Alan Jones, President of the Royal Institute of British Architects, stated that allowing landowners and developers to bypass the full planning processes had allowed inadequate and poor quality homes to be built, with little to no natural light and rooms ‘smaller than in budget hotels’. The Royal Institute of Chartered Surveyors also reported that in certain cities, only one per cent of the new homes created had any access to private or even communal amenity space; something that has increased in value in recent times.
In August 2020, the Government announced that all new office to residential conversions would be required to have adequate natural light in all habitable rooms, which we commented on in our “Onwards and upwards with permitted development rights reforms” article at the time.
As there has previously been no regulation of the size of homes constructed in converted office spaces, they could be smaller than the Nationally Described Space Standard’s official minimum of thirty seven square metres for single occupancy homes. The Government found that some studio flats in permitted development schemes measured as little as sixteen square metres.
In an attempt to put further controls on development where the market had not, the Government announced further requirements for office to residential conversions in September 2020. From April 2021, new dwellings are now required to meet minimum space requirements of no less than thirty seven square metres or comply with the Nationally Prescribed Space Standards. However, it is interesting to note that, unless a planning authority has chosen to adopt its own minimum space standards, apartments constructed by the more traditional route are not required to meet these minimums. Indeed, as the housing shortage increases, the average size of new houses decreases.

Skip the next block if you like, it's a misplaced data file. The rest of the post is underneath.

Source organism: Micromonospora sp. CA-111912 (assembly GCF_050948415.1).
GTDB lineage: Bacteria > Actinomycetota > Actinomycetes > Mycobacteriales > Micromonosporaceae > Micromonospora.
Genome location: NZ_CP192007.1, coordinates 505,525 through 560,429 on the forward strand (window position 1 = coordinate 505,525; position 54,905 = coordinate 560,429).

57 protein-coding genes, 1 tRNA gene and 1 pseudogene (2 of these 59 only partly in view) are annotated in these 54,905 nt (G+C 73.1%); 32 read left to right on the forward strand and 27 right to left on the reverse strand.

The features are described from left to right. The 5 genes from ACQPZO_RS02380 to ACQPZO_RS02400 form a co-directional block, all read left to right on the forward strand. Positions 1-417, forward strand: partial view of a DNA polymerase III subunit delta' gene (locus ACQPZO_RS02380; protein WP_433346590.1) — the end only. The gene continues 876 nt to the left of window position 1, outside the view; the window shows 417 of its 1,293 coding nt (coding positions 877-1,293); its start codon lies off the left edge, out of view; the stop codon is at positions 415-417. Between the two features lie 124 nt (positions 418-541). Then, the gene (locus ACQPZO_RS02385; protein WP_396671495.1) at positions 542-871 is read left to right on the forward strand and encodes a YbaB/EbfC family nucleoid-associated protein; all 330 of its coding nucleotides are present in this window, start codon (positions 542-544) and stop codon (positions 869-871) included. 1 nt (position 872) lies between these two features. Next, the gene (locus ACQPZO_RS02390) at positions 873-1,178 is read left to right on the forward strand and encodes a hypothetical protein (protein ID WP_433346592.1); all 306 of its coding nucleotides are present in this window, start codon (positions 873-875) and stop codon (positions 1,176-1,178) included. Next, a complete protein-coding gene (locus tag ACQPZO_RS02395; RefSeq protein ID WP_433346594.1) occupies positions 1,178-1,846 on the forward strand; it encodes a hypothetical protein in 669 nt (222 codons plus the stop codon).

- From April 2021, homes delivered through permitted development rights must meet prescribed space standards.
- The space standard begins at 37 square metres of floor space for a one bed flat with a shower room or 39 square metres where there is a bathroom.
- The changes were introduced through an amendment to the Town and Country Planning (General Permitted Development) (England) Order (2015).
- This requirement will not apply to any permitted development scheme where prior approval was granted, confirmed as not required or obtained by default prior to April 2021 or any permitted development scheme which has submitted its application for prior approval prior to April 2021.
Over the past year the COVID-19 pandemic has truly emphasised the importance of having somewhere suitable, secure and comfortable to relax, socialise, work and/or exercise. As working from home is likely to be here to stay in some shape or form for the foreseeable future, the announcement will be welcome news to many first time buyers.
Although these new regulations are certainly a step in the right direction, there is perhaps further to go as people need more light and living space. The Government has been proved wrong that office to residential conversions will never be carried out in industrial sites and so access to high quality outdoor space may be the next requirement on the list.